The National Park Service will offer free admission to all of these sites throughout the year.
With the COVID-19 still circulating, many remain cautious when making travel plans and attending big events.
But luckily, that doesn’t mean having to stay inside.
One option for getting out of the house is taking a trip to a lesser-known national park in Arizona, where large crowds can be avoided—unlike at the Grand Canyon—and the virus is less likely to spread outdoors.
The National Park Service (NPS) asks visitors to avoid gathering in crowds, practice social distancing, wear masks indoors, wash hands for 20 seconds, and use trails at non-peak times.
The trip could also be free! On certain days, the NPS offers free admission. Here’s the list of free park days in 2023:
- January 16: Birthday of Martin Luther King, Jr.
- April 22: First day of National Park Week
- August 4: Anniversary of the Great American Outdoors Act
- September 23: National Public Lands Day
- November 11: Veterans Day
Here are some spots that can satisfy any day-trip needs—just be sure to check the website or call ahead to check for any closures before heading out.
Fort Bowie, about 90 miles east of Tucson, represents a quarter-century of conflict between the Chiricahua Apache tribe and the US Army in the late 1800s, according to the NPS. A 1.5-mile hike brings visitors to a visitor center and the ruins.
The site also includes a cemetery that was active before and after the fort was in use. According to the NPS, 22-32 bodies may remain.
The fort is also a good place to see wildflowers in the spring and summer. More than 600 plant species have been recorded there.
For those wanting more information on the site’s historical background, ranger-led programs and guided hikes can be set up by calling 520-847-2500, ext. 1.
For those looking for something more near the Valley, Montezuma Castle is about an hour and a half drive north of Phoenix. The castle, which the NPS describes as a “20-story high-rise apartment,” is built into the side of a limestone cliff.
The Sinagua people lived in the area for over 400 years. After the site was established as a national park in 1906, visitors could climb ladders to access parts of the monument. But this caused damage to the structure, and public access was cut off in 1951.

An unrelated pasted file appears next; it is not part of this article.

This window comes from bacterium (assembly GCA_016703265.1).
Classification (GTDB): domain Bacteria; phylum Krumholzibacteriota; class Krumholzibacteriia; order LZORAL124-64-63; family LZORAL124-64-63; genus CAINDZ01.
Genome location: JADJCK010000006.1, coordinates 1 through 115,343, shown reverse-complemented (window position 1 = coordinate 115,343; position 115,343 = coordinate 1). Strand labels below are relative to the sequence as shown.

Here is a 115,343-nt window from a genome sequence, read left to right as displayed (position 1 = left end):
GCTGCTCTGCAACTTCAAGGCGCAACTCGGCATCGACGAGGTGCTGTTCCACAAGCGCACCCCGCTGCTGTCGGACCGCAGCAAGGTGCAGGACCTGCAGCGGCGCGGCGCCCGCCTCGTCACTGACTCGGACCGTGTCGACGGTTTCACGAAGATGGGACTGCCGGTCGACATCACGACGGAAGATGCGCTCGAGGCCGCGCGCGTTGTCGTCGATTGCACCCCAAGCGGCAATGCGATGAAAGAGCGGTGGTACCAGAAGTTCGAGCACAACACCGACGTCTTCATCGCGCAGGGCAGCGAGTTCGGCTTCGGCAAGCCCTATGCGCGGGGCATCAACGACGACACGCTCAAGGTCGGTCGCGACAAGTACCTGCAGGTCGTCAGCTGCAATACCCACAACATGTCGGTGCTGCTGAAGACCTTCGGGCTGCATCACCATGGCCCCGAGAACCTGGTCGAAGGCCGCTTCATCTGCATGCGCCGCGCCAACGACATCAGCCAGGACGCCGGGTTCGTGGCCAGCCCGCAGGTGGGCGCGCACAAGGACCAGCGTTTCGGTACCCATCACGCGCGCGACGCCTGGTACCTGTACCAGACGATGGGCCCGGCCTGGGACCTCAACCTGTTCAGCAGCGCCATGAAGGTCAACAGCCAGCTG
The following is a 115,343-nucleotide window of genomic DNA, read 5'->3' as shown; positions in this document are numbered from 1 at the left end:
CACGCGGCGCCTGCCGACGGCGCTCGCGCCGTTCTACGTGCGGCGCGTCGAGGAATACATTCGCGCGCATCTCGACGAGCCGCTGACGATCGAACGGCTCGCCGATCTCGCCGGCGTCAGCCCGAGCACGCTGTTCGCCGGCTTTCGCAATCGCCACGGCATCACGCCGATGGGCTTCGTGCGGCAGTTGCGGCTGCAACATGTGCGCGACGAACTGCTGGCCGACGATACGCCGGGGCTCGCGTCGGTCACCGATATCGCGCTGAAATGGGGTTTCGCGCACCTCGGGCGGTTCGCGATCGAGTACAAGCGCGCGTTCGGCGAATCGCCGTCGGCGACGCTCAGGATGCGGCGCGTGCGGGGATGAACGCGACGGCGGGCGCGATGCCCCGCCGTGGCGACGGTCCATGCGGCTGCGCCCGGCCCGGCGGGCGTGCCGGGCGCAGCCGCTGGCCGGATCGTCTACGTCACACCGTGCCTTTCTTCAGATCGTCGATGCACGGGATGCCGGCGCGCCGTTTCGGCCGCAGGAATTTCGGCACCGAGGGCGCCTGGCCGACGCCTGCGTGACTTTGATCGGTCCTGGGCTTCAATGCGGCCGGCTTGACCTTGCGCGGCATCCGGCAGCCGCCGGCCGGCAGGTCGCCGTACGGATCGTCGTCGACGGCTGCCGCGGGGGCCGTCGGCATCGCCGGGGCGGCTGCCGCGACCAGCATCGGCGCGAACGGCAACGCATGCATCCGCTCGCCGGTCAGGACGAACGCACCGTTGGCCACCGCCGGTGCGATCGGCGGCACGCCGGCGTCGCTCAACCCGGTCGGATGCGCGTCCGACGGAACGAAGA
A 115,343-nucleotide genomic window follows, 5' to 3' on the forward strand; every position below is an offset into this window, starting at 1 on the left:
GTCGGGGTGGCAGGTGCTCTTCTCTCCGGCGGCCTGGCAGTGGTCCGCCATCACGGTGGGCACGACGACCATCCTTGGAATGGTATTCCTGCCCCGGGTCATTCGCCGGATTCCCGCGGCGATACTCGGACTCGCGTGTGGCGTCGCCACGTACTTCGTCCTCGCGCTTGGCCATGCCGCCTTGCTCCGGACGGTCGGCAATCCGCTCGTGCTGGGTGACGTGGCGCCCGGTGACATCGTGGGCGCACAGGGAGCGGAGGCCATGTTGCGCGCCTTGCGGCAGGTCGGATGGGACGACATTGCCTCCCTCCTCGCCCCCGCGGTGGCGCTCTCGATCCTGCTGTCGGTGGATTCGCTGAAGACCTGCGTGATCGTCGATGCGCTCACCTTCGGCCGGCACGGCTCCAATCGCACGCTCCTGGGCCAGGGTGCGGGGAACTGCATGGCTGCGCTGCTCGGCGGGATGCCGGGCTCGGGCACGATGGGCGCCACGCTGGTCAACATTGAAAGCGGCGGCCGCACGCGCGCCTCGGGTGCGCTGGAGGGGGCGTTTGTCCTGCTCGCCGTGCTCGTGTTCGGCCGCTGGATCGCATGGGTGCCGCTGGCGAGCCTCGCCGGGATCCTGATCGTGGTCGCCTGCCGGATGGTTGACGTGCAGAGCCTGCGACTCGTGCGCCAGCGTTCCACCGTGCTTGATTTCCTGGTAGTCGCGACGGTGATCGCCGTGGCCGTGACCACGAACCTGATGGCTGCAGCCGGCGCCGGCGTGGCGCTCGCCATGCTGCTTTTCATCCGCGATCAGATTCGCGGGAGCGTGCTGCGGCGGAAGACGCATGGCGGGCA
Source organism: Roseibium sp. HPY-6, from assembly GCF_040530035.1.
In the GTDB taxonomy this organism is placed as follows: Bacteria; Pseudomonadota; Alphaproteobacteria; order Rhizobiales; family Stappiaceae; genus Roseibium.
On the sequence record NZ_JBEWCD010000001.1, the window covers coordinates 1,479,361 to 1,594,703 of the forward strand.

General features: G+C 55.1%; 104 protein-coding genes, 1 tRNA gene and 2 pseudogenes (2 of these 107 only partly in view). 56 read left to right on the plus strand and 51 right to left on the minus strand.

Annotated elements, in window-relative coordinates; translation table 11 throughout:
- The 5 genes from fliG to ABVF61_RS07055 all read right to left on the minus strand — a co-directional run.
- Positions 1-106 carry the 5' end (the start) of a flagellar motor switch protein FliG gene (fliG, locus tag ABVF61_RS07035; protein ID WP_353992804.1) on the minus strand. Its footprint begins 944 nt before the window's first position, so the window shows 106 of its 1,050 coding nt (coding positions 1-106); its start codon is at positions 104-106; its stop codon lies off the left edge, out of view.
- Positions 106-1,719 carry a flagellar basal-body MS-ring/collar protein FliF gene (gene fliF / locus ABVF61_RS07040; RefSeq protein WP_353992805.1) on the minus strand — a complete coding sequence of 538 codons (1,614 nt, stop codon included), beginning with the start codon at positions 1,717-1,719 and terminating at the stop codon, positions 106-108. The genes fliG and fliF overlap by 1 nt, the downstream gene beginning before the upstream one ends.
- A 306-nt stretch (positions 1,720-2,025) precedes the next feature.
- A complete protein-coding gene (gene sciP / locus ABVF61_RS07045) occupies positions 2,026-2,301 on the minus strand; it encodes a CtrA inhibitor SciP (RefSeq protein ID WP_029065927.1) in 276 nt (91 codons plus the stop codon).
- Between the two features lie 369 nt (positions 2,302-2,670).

Can’t make it in person? The American Southwest Virtual Museum has photos of many of the castle’s artifacts online.
For a taste of the border, head to Organ Pipe Cactus National Monument, about 100 miles west of Tucson. The site, which is also an International Biosphere Reserve, features 30 species of cacti in addition to its namesake.
There is evidence that humans lived there at least 1,600 years ago. The Hohokam people inhabited the area for about 1,450 years, and several miles of their canals are still visible in the park.
The area has over a dozen hiking trails and two campgrounds. However, multiple roads are closed for public safety. Check the website before going to plan your route.
While many people associate Flagstaff with Humphrey’s Peak, there’s another big sight to behold there—Sunset Crater Volcano.
The 1,000-foot volcano erupted in 1085 and set off a plume of fire 805 feet tall. It took 400 years for vegetation to return to the area.
There is another volcano nearby, too: the Lenox Crater Volcano. It is much older than Sunset but only 300 feet tall.
Both volcanoes are included in the national monument, which was established in 1930.
For those looking to be near water, Tonto National Monument is located right next to Roosevelt Lake, about a two-hour drive from Phoenix.
Visitors can see two cliff dwellings in an area inhabited by the Salado people from 1250 to 1450. There is still one complete room left, with walls built from stone and mud and saguaro ribs and clay used for the roof.
The Woodbury Fire in 2019—Arizona’s seventh-largest wildfire in the state’s history—burned 88% of the national monument’s land, but neither of the structures were damaged.
While the monument’s visitor center is open 8 a.m. to 5 p.m., visitors must begin their hike to the Lower Cliff Dwelling by noon. The trail can close due to excessive heat or lightning.
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